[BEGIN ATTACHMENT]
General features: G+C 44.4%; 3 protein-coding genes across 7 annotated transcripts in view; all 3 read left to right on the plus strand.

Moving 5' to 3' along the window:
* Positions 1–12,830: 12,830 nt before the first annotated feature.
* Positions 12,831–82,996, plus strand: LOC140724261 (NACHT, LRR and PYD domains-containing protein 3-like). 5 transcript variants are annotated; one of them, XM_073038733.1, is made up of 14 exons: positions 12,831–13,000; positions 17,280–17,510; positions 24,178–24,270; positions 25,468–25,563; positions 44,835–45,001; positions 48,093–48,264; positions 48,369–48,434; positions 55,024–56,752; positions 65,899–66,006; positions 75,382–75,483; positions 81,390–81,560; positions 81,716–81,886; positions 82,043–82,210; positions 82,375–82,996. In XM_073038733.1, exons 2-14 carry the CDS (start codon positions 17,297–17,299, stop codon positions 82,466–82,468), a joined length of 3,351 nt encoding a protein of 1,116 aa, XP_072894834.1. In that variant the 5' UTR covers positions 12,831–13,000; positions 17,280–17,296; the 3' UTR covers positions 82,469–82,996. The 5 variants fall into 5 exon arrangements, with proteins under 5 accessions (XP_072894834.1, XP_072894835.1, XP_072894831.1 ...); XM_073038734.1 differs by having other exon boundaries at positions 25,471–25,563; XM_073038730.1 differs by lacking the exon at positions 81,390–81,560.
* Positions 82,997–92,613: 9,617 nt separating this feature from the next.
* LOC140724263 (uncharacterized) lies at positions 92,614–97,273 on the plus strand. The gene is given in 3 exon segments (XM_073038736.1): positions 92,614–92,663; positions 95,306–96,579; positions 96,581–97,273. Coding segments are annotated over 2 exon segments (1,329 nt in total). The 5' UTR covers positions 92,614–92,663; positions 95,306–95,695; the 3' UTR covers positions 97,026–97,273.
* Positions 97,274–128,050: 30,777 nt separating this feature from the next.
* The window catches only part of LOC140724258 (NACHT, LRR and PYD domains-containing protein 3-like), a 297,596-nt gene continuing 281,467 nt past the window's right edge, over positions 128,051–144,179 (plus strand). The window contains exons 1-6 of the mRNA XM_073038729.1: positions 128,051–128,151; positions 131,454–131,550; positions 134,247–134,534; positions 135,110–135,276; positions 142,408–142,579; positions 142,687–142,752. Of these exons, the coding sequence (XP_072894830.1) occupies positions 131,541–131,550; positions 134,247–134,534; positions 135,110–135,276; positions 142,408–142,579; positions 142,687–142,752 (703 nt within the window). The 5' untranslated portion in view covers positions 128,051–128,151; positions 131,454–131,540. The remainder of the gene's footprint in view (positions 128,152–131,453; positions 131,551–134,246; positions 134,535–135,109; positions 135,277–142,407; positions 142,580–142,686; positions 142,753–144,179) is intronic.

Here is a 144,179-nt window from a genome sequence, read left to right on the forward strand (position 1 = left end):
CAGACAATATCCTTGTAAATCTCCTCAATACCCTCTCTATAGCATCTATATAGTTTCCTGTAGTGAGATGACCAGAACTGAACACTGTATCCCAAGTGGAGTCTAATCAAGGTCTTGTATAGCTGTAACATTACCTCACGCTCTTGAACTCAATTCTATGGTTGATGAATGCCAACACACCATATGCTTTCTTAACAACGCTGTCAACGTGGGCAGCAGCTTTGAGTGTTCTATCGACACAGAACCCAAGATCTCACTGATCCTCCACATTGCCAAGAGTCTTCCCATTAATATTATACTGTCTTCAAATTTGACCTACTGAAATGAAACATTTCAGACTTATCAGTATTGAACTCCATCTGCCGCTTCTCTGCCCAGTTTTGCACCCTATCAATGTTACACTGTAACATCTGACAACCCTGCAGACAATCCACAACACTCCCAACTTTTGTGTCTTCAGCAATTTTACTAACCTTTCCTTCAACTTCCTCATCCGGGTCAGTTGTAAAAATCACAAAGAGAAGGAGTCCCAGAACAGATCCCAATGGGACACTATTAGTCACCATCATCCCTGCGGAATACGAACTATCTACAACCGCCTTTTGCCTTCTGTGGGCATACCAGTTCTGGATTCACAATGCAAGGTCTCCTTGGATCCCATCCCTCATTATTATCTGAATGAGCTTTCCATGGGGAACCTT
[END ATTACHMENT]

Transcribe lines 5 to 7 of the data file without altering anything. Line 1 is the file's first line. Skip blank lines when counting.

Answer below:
* Positions 82,997–92,613: 9,617 nt separating this feature from the next.
* LOC140724263 (uncharacterized) lies at positions 92,614–97,273 on the plus strand. The gene is given in 3 exon segments (XM_073038736.1): positions 92,614–92,663; positions 95,306–96,579; positions 96,581–97,273. Coding segments are annotated over 2 exon segments (1,329 nt in total). The 5' UTR covers positions 92,614–92,663; positions 95,306–95,695; the 3' UTR covers positions 97,026–97,273.
* Positions 97,274–128,050: 30,777 nt separating this feature from the next.